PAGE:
Because Whataburger allegedly had the right to amend and modify the arbitration agreement at will, Cardwell argued it was illusory. Cardwell referred to the acknowledgement sheet that states the employee handbook is not a contract and that Whataburger can modify, revoke, change, or delete anything in the handbook at any time, and to the arbitration agreement which provides that it can be modified or amended by Whataburger unless the facts giving rise to the injury have already occurred in support of her argument. Whataburger observed that the employee handbook was not in evidence and conceded that if the arbitration agreement provided that Whataburger could change the arbitration agreement after an employee was injured, then the agreement would be illusory. However, Whataburger contended that because the arbitration agreement expressly states that the parties may not modify or amend any of the terms of the arbitration agreement after an injury has occurred, it is not illusory.
In response to the trial court's inquiry regarding Cardwell's powers to modify the terms of the arbitration agreement, Whataburger responded that under the arbitration agreement, if Whataburger chooses to modify the terms thereof, Cardwell is entitled to notice, and if she continues to work for Whataburger, she has then agreed to the terms of the agreement as modified. The trial court asked if an employee could inform Whataburger that Whataburger was going to have to change the terms of the agreement if it wanted to continue to employ her. Whataburger answered that it did not know if Cardwell had any powers to modify the terms of the agreement and was not aware of any employee ever making that request or whether such had been granted or not.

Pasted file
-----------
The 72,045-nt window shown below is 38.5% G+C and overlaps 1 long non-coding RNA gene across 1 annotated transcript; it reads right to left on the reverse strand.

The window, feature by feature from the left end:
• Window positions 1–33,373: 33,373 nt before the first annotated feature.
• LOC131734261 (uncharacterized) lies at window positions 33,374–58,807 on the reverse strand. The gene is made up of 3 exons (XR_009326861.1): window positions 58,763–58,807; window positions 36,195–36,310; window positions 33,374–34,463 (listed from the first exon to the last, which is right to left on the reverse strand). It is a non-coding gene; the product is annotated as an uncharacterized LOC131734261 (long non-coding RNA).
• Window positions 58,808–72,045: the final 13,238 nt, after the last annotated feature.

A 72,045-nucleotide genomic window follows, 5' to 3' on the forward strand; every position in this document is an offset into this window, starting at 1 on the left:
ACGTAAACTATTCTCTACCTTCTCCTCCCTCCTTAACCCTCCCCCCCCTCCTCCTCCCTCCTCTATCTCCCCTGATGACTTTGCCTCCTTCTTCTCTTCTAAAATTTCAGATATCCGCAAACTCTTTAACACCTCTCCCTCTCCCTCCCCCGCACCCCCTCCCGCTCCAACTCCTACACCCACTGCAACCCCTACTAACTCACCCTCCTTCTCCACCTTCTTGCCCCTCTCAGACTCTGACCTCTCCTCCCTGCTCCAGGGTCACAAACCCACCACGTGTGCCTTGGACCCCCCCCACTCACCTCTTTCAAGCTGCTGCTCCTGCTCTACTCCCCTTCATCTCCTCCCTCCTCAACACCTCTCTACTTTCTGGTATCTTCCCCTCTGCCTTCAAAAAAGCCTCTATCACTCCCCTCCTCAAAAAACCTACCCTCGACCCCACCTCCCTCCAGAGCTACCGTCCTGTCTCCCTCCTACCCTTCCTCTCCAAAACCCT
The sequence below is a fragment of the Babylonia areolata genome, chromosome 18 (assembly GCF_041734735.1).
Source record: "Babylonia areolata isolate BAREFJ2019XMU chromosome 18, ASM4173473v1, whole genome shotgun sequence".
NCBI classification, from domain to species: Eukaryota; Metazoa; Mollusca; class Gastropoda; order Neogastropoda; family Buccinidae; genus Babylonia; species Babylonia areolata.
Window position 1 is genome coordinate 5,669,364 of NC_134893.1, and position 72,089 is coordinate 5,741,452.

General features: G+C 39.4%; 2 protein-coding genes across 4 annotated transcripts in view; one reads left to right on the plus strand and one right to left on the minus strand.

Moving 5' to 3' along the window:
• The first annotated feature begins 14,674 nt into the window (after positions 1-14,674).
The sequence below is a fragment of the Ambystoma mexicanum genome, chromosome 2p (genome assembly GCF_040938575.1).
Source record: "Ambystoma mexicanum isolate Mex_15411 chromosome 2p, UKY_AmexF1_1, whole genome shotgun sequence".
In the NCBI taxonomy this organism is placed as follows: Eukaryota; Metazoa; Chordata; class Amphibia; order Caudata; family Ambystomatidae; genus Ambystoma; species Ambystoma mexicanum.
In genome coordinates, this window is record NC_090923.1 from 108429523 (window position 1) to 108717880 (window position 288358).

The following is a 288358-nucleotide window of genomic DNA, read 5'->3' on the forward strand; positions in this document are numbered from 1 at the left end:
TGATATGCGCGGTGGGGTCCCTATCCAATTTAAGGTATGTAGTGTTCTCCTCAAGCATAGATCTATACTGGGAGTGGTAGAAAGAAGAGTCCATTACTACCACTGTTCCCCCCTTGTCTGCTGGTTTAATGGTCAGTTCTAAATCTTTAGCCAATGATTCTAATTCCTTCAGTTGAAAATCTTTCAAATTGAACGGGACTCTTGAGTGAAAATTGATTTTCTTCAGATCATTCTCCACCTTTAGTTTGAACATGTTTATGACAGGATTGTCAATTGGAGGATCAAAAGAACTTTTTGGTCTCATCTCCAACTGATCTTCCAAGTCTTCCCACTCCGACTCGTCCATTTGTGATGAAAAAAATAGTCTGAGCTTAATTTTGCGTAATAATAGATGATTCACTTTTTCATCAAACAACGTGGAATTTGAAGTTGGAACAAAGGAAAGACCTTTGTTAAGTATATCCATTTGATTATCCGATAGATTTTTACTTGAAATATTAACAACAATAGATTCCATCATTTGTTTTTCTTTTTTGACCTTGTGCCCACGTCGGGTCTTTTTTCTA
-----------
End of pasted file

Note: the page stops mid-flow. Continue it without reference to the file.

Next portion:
Cardwell also argued the agreement was illusory because Whataburger had retained the unilateral right to delete or terminate the arbitration provisions from the employee handbook under the provision expressly set forth in the acknowledgement sheet, which provides that the provisions of the employee handbook can be changed with or without notice. Cardwell argued that although the Halliburton limiting language is in the arbitration “policy,” because there is no Halliburton savings clause in the acknowledgement sheet where Whataburger expressly states that the employee handbook may be amended at anytime without notice, the arbitration agreement is rendered illusory. See In re Halliburton Co., 80 S.W.3d 566, 569 (Tex.2002).